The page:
I created this 10-minute mobility flow to reverse the damaging effects of “shoe-shaped feet” and bring life back to your toes. A particular focus will be placed on mobilizing & activating the big toe. The tripod foot position is considered the gold standard for health & performance. The 3 main points of contact are:
The knuckle or ball of the big toe (or 1st metatarsal)
The knuckle or ball of the little toe (or 5th metatarsal)
The center of the heel (or calcaneus)
This position is further solidified by gripping the ground with your big toe, a 4th point of contact. Please note that there should be a distinct arch on the inside of the foot and a slight arch on the outside of the foot. Any deviation from this may be a foot deformity that requires the attention of a medical professional or podiatrist.
Left-Foot Toe Spreader @ 1 minute
Right-Foot Toe Spreader @ 1 minute
Left-Foot Big Toe Separator @ 1 minute
Right-Foot Big Toe Separator @ 1 minute
Left-Foot Tennis Ball or Towel Toe Gripper @ 1 minute
Right-Foot Tennis Ball or Towel Toe Gripper @ 1 minute
Left-Foot Big Toe Band Flexions @ 1 minute
Right-Foot Big Toe Band Flexions @ 1 minute
Big Toes of Both Feet Banded @ 2 minutes*
*40 seconds for each of 3 movements: Abduction, Supinate/Pronate, Plantarflexion/Dorsiflexion
Use elongated inhales through the nose into the belly and full exhales through the mouth for best results.
For the Toe Spreader, splice the fingers of your same-side hand between your toes. Add multi-directional movement to properly space them out: front to back, side to side & rotational.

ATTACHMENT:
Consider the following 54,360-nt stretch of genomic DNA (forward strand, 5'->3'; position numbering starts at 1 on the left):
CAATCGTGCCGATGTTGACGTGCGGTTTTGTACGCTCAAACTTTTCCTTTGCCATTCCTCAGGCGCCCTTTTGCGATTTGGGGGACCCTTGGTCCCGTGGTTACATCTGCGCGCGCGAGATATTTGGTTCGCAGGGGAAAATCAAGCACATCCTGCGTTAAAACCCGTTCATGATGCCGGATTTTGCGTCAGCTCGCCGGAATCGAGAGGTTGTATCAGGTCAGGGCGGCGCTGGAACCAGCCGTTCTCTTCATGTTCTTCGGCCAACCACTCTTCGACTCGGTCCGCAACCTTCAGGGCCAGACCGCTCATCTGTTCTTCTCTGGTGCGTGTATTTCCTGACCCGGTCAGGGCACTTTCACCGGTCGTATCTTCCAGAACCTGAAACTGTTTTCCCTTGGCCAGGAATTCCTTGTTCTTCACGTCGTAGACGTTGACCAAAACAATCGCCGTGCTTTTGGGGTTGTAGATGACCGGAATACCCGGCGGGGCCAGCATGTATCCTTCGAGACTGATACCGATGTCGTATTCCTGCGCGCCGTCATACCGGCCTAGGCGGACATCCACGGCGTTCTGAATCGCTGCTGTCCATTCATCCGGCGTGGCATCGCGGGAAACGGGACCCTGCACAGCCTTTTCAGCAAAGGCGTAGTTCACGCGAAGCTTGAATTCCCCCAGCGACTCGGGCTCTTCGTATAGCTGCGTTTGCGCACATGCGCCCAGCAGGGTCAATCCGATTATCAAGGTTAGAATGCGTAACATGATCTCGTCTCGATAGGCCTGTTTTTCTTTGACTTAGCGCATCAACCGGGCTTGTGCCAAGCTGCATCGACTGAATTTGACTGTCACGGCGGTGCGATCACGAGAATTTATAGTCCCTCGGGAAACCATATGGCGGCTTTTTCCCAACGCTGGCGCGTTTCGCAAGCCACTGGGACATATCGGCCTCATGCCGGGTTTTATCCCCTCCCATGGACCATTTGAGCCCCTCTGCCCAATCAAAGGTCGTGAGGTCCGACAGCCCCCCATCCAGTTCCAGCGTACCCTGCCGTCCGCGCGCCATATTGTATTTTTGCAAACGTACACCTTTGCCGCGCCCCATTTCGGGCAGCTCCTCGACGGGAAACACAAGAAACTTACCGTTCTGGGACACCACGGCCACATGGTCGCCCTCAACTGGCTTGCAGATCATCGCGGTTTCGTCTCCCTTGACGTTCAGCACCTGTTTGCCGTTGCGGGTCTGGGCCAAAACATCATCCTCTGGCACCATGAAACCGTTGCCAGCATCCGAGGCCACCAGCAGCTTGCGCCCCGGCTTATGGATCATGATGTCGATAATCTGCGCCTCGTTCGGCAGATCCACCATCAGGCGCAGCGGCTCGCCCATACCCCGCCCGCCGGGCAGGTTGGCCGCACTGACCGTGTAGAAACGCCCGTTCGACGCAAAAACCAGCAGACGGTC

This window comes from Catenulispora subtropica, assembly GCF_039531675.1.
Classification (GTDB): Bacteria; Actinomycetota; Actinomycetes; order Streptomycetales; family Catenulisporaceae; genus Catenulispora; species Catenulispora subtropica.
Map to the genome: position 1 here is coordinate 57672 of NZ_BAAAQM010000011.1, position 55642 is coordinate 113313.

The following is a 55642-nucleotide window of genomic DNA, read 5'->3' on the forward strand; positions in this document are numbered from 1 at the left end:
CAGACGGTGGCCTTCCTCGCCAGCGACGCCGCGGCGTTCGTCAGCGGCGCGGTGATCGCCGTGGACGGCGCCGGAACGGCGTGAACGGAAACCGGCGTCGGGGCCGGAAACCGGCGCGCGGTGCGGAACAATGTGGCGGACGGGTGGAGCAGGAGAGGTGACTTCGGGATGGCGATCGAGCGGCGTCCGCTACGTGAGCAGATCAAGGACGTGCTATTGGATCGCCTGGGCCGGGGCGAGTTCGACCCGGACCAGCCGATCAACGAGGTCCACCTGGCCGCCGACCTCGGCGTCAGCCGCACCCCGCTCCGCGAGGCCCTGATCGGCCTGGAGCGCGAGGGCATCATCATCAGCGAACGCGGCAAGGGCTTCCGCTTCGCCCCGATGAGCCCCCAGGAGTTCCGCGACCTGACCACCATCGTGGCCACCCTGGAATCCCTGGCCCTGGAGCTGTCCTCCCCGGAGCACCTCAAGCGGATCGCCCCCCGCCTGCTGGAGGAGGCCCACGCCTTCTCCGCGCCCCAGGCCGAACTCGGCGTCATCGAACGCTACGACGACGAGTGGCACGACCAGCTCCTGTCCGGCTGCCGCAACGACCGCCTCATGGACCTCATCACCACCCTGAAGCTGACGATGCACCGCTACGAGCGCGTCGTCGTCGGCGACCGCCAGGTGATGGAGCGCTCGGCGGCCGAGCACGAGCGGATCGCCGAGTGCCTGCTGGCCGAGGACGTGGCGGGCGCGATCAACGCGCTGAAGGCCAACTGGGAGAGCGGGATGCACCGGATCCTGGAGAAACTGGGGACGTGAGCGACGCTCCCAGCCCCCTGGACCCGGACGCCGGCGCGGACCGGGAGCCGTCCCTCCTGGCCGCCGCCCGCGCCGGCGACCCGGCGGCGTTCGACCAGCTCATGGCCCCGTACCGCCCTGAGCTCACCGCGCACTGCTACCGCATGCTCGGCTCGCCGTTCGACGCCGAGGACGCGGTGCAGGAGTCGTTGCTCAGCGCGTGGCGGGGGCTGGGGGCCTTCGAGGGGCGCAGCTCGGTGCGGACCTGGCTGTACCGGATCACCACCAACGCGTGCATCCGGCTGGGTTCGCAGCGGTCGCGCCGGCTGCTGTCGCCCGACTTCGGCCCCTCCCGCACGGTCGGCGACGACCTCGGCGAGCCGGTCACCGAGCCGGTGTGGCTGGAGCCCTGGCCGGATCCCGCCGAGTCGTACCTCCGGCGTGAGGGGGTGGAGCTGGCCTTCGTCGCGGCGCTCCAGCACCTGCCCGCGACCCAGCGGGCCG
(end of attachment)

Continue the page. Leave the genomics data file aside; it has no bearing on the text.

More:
For the Big Toe Separator, use one hand to secure your big toe and the other hand to secure your other 4 toes. Mix between pulling your big toe forward and little toes back and vice versa.
For the Toe Gripper, you can use a tennis ball or a towel. For the tennis ball option, mix between spreading your toes and then squeezing the tennis ball. Play with gripping the ball from different angles. For the towel variation, place your foot on one end and continually claw & pull the other end towards you. Add a small weight plate on the opposite end to increase the resistance.
For the Big Toe Band Flexions, place at least 1 thick rubber band around your big toe. I recommend using multiple rubber bands evenly distributed at 3 levels - low, mid & high - for best results. You can modify with a light resistance band too. Pull your big toe as far back as possible and then push your big toe back to the ground. Repeat for time. The best angle of band resistance is from the inside so it pulls your big toe away from the little toes. You can also mix between having your little toes up or down for an added challenge. If you’re really struggling with this drill, just use your other hand to either pin down or pull back your little toes.
For the Big Toes of Both Feet Banded, secure 1 or multiple thick rubber bands around both big toes and place your feet at least hip-width apart. The goal here is compound motion of the ankles and feet to create big toe separation and strength. For the first 40 seconds, spin your heels inwards & turn your feet outwards to focus on abduction. For the next 40 seconds, mix between inversion and eversion as if mimicking slow ankle rolls. This will fortify the ankle joint and teach you how to flow from a supinated, neutral & pronated foot position. For the final 40 seconds, mix between a calf raise (or plantar flexion) and shin raise (dorsiflexion). Try to separate your feet as far as you can without snapping the rubber bands.
Please note that these drills can be done seated or standing. They can also be used EHOH - Every Hour On-the Hour - for at least 1 minute during your workday, especially if you’re an avid walker or runner or you have a history of foot, ankle or knee pain.